Sandwiching Oscar weekend, two films nominated for Best Documentary Feature came to Pomona last week as part of the college’s 2nd Annual Sustainability Film Festival People |Places|Spaces. In a very strong year for documentaries, Gasland and Waste Land edged out Oscar-winner Inside Job with 100% fresh ratings on the review-aggregator Rotten Tomatoes, but neither film went home with the coveted little gilded man.
The fact that both films feature the word “land” in their titles may be more than coincidence. Gasland is a riff off of Woody Guthrie’s classic folk song “This Land is Your Land,” which Director Josh Fox repeatedly jams out to on his banjo. The democratic promise of the song stands in contrast to the situation depicted in the film, where longtime residents have little ability to stop (or be compensated for) the pollution of their air and water by natural gas drilling. Similarly, Waste Land seems to refer to a land—in this case, Brazil—defined by its dismissal of material goods and people as disposable, as waste without value. Those hoping for a live-action reenactment of the T.S. Eliot poem will be disappointed.
The screening of Gasland last Friday was followed by an appearance by director Josh Fox to answer questions. Fox confirmed the low-budget nature of the film’s production, which is readily apparent from the jerky, handheld shots. But this works to the film’s advantage in many situations, as the one or two man crew is able to capture natural, profound, and intimate moments that give the film authenticity—the je ne sais quoi that makes or breaks documentaries.
Gasland follows Fox’s personal journey, beginning with his reception of a leasing offer for natural gas drilling rights on his family property in Western Pennsylvania. He then travels to nearby Dimock, Pennsylvania, where drilling is already widespread. To tap into the immense Marcellus Shale in the Eastern U.S., gas companies are using a new process known as hydraulic fracturing or simply “fracking”—the injection of water and chemicals into the ground to fracture the shale and release natural gas.
Many of these chemicals, such as Benzene, are toxic and seep into groundwater and vaporize into the air. Fox travels around the country to other fracking areas to document the devastating effects of the pollution on local residents’ health. In some areas, the tap water is so saturated with gas that it burns when lit. The film also serves as a reminder of the seemingly extralegal power the fossil fuel industry exerts on this country. The contents of the fracking fluids do not even need to be reported.
Gasland has been attacked by the gas industry, which submitted an appeal to the Academy to disqualify the film for perceived inaccuracies. And indeed, a more impartial analysis of the situation may be found in this week’s New York Times. However, it is due in no small part to Gasland that fracking has received this press coverage. Fox’s involvement in the issue, however, is far from done; he revealed that he is in the process of filming a new documentary on renewable energy that would obviate the need for fracking. A theater director by trade, Fox had little idea of how personally invested he would become when he personally encountered the victims of fracking.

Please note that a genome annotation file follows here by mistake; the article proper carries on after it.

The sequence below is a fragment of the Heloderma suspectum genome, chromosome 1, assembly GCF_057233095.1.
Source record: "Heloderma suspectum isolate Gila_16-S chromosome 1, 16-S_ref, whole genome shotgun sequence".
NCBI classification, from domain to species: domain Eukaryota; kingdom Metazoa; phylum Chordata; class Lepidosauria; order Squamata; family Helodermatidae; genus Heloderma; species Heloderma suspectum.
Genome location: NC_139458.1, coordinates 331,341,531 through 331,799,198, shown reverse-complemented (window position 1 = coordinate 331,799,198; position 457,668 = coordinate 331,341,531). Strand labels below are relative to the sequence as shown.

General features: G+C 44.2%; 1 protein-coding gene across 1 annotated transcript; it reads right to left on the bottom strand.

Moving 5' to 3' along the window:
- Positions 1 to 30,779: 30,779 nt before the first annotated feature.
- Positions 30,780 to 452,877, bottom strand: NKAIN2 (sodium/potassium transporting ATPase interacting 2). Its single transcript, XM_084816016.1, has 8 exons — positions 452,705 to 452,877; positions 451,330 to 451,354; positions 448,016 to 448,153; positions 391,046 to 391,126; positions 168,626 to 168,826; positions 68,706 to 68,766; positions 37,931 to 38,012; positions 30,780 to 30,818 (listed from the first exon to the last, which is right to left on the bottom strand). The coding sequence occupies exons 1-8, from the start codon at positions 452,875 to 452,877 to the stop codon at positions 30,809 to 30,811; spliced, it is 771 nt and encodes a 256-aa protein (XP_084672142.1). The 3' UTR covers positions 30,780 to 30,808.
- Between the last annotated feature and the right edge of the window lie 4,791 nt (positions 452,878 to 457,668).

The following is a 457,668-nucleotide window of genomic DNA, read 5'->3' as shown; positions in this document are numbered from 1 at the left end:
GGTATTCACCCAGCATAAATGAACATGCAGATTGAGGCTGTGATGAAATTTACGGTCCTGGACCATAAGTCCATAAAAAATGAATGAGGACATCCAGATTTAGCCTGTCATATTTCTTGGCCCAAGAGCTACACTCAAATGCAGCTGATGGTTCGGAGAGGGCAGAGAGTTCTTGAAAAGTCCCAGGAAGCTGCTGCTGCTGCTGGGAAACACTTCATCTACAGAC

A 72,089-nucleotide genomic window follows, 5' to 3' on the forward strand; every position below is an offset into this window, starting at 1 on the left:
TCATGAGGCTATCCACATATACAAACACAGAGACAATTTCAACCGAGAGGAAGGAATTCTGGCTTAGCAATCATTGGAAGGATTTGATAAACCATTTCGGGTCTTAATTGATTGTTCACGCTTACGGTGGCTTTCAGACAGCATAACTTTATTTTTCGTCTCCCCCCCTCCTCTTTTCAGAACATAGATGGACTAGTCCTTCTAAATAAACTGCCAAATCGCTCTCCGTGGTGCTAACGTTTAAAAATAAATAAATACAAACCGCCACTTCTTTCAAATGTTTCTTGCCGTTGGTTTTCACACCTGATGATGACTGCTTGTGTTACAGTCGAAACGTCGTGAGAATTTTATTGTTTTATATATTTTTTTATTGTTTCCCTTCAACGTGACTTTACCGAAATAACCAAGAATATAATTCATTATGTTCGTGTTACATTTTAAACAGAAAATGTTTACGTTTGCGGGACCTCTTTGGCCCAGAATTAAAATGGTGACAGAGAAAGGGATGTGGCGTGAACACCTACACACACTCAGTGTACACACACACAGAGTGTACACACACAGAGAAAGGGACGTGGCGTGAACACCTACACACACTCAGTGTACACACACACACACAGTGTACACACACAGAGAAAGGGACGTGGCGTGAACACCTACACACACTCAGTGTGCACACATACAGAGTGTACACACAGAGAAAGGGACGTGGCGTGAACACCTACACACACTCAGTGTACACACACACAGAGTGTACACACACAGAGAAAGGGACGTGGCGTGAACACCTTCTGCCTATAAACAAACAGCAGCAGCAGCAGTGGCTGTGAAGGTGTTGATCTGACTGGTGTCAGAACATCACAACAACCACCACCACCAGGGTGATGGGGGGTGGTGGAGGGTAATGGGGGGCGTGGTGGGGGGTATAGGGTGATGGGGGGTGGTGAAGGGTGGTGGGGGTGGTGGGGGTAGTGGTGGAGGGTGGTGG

The second film, Waste Land, follows the quest of Brazil-born artist Vik Muniz to create art with the catadores—pickers of recyclable materials—of the world’s largest dump outside of So Paolo, Brazil. The Huffington Post called it “the Slumdog Millionaire of documentaries,” presumably because it centers on poor brown people, but this seems to be a striking mischaracterization of the film.
In brief, Muniz chooses a few charismatic individuals from among the trash pickers, takes their portraits, and recruits them to reconstruct the portraits on a warehouse scale with recyclable materials salvaged from the landfill. The portraits are displayed and sold, reaping them funds to improve their community.
A synopsis does little to describe why the film is compelling. Waste Land differs from Slumdog Millionaire because it does not glorify a lottery path to riches. Muniz and his colleagues worry about how they might hurt the catadores by exposing them to wealth—all of them are present at the exhibition opening—without providing them with a concrete means out of poverty. But in the end, they decide that they can provide a real human benefit—dignity—in addition to financial help.
As the catadores work on the art, they begin to look at themselves differently. One woman leaves her abusive husband, another gets a job in a pharmacy, and one man even dreams of becoming president. One older woman returns to the landfill. It is emancipation from spiritual poverty. But we don’t get to see much of the transformation. Insofar as Muniz treats the catadores with respect, the filmmakers do as well. It is not reality TV; they do not invade their subjects’ lives. Nonetheless, Waste Land succeeds at depicting the catadores as wonderfully and fully human.
Like any good documentary should, both films hit close to home. Although filmed outside of California, the films remind us of the people implicated in Claremont’s largely invisible resource streams. Waste Land centers on pickers of recycling in the landfill outside of So Paolo. Here in Claremont, recycling is trucked 19 miles to a warehouse, where the material is hand-sorted on a conveyer belt. Gasland details the deleterious effects on human health of the “fracking” method of natural gas drilling. Half of Claremont electricity comes from burning natural gas, of which at least 12% comes from fracking, according to Fox.
The film festival will continue Thursday, March 24th with Grassroots Rising. For a list of other films in the festival, and information about Pomona sustainability efforts, go topomona.edu/sustainability.